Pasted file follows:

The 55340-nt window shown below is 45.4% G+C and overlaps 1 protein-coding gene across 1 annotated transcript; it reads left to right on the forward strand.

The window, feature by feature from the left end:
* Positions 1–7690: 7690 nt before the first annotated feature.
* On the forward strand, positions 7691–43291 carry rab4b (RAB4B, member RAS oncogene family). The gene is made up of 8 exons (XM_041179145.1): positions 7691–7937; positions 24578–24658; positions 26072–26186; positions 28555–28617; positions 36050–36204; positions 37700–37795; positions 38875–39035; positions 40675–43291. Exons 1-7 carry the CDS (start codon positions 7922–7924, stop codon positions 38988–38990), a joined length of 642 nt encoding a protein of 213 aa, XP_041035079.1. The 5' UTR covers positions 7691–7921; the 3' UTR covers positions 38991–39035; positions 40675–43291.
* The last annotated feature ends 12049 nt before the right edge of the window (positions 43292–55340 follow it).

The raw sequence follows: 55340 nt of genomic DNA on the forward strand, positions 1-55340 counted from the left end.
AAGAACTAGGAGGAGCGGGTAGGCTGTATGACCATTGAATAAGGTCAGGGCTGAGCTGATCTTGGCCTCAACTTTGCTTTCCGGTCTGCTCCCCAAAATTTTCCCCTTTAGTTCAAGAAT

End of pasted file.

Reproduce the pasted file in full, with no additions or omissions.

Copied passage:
The 55340-nt window shown below is 45.4% G+C and overlaps 1 protein-coding gene across 1 annotated transcript; it reads left to right on the forward strand.

The window, feature by feature from the left end:
* Positions 1–7690: 7690 nt before the first annotated feature.
* On the forward strand, positions 7691–43291 carry rab4b (RAB4B, member RAS oncogene family). The gene is made up of 8 exons (XM_041179145.1): positions 7691–7937; positions 24578–24658; positions 26072–26186; positions 28555–28617; positions 36050–36204; positions 37700–37795; positions 38875–39035; positions 40675–43291. Exons 1-7 carry the CDS (start codon positions 7922–7924, stop codon positions 38988–38990), a joined length of 642 nt encoding a protein of 213 aa, XP_041035079.1. The 5' UTR covers positions 7691–7921; the 3' UTR covers positions 38991–39035; positions 40675–43291.
* The last annotated feature ends 12049 nt before the right edge of the window (positions 43292–55340 follow it).

The raw sequence follows: 55340 nt of genomic DNA on the forward strand, positions 1-55340 counted from the left end.
AAGAACTAGGAGGAGCGGGTAGGCTGTATGACCATTGAATAAGGTCAGGGCTGAGCTGATCTTGGCCTCAACTTTGCTTTCCGGTCTGCTCCCCAAAATTTTCCCCTTTAGTTCAAGAAT